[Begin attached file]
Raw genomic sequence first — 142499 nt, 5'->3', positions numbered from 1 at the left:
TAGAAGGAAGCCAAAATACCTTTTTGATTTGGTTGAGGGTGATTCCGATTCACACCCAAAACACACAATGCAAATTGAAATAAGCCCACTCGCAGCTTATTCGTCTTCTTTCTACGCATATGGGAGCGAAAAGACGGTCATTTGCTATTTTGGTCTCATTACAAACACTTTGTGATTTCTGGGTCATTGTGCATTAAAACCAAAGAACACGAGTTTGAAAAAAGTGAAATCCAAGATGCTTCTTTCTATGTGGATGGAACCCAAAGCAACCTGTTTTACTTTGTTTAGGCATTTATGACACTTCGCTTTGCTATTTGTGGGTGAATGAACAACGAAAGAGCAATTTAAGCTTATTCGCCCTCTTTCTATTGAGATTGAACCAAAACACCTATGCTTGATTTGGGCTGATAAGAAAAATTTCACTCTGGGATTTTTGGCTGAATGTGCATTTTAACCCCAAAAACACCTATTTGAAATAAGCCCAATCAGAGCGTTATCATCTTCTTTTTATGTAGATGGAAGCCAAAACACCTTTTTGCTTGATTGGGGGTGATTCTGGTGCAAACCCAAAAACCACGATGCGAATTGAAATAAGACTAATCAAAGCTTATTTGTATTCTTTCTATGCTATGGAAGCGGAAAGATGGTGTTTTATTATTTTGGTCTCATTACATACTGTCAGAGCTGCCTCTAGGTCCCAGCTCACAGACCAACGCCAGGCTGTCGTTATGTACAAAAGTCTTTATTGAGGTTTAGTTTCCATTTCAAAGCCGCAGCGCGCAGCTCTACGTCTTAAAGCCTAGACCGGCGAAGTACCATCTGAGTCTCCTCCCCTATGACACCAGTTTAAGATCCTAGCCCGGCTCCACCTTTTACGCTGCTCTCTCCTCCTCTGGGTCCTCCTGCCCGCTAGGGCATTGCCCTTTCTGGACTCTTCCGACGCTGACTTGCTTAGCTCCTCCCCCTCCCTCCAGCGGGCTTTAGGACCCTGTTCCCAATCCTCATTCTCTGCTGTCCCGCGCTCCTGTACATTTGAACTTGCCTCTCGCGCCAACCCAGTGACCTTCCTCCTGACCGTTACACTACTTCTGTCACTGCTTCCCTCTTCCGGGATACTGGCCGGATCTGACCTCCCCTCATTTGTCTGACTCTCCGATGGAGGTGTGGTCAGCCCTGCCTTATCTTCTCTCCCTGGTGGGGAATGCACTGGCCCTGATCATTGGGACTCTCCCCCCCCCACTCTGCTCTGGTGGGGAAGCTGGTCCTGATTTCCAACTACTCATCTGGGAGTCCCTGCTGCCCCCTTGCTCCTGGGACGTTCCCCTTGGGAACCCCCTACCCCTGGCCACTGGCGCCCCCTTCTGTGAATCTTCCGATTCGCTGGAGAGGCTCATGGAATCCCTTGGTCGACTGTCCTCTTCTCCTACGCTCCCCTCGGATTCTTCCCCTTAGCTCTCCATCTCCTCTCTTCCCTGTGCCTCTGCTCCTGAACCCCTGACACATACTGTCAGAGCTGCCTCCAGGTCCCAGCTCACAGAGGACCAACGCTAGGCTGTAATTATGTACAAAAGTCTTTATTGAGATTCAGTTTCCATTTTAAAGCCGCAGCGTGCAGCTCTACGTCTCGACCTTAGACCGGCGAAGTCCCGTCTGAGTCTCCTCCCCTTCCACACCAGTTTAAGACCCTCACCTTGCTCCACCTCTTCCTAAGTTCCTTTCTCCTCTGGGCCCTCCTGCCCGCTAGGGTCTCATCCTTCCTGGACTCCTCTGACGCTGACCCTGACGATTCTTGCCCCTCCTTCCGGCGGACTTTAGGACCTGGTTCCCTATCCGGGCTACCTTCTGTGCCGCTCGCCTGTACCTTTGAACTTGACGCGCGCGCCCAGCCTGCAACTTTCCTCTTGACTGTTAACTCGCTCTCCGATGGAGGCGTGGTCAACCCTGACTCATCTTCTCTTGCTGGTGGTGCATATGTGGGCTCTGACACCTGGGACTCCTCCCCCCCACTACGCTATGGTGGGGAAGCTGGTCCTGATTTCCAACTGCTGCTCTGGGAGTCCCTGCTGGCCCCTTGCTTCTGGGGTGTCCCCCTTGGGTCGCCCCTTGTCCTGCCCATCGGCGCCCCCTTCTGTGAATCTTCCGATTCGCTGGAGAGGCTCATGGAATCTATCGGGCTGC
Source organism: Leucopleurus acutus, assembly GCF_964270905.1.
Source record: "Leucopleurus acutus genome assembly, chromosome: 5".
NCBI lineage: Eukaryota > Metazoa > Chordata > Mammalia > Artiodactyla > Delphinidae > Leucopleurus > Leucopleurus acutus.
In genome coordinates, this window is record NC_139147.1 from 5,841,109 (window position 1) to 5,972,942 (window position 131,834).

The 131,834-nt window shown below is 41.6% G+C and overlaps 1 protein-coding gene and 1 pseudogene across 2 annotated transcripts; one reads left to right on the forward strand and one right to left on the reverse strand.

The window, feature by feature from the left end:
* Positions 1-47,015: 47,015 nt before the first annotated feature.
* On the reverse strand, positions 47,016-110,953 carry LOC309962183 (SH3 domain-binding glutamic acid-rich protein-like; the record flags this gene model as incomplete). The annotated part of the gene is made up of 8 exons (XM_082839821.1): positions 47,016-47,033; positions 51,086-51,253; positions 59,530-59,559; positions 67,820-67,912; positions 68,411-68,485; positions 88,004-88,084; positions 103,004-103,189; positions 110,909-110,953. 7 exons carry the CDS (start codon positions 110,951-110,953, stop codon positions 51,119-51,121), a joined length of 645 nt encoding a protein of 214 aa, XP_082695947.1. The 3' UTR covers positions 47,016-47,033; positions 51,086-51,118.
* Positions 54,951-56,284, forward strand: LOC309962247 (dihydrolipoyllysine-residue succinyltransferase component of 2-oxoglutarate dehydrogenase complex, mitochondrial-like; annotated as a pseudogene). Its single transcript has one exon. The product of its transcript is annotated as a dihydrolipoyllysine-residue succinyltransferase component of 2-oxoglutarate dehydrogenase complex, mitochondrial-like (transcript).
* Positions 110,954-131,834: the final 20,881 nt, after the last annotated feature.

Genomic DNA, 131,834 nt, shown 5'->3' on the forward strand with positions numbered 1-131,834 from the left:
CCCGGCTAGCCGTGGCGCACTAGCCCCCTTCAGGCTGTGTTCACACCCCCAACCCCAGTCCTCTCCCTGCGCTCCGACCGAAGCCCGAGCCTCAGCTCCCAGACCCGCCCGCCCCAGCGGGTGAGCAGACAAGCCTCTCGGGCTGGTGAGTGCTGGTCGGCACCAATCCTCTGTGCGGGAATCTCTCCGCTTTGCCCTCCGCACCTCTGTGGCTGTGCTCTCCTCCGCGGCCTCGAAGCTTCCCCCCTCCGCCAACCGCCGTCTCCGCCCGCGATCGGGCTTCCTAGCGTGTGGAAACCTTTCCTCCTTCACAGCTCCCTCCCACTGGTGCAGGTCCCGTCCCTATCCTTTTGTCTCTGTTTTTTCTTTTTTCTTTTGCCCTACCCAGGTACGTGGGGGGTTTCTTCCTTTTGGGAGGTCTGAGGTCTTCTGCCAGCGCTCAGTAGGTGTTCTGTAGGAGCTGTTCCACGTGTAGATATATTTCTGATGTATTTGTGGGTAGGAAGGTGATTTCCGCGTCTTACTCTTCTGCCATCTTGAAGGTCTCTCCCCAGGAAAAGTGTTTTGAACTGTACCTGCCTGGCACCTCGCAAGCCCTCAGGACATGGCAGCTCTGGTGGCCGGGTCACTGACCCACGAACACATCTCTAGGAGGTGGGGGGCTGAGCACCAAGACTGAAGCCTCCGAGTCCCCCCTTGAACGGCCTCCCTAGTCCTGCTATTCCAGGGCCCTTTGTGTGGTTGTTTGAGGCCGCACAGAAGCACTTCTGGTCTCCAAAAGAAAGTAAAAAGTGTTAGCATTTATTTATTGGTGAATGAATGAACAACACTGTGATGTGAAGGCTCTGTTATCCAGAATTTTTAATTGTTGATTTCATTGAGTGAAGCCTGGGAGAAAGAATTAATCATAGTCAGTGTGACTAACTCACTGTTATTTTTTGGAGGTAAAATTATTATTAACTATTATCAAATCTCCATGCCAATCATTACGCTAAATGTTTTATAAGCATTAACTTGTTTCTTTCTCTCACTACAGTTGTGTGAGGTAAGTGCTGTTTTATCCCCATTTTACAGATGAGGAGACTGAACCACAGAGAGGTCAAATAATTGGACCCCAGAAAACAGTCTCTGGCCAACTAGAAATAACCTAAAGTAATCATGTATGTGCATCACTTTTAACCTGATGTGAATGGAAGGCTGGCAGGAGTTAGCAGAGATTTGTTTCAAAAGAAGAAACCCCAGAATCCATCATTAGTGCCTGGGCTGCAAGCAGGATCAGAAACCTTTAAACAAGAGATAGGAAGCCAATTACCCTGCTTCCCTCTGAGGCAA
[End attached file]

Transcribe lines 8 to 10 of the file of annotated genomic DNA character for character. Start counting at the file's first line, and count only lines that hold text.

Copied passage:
The window, feature by feature from the left end:
* Positions 1-47,015: 47,015 nt before the first annotated feature.
* On the reverse strand, positions 47,016-110,953 carry LOC309962183 (SH3 domain-binding glutamic acid-rich protein-like; the record flags this gene model as incomplete). The annotated part of the gene is made up of 8 exons (XM_082839821.1): positions 47,016-47,033; positions 51,086-51,253; positions 59,530-59,559; positions 67,820-67,912; positions 68,411-68,485; positions 88,004-88,084; positions 103,004-103,189; positions 110,909-110,953. 7 exons carry the CDS (start codon positions 110,951-110,953, stop codon positions 51,119-51,121), a joined length of 645 nt encoding a protein of 214 aa, XP_082695947.1. The 3' UTR covers positions 47,016-47,033; positions 51,086-51,118.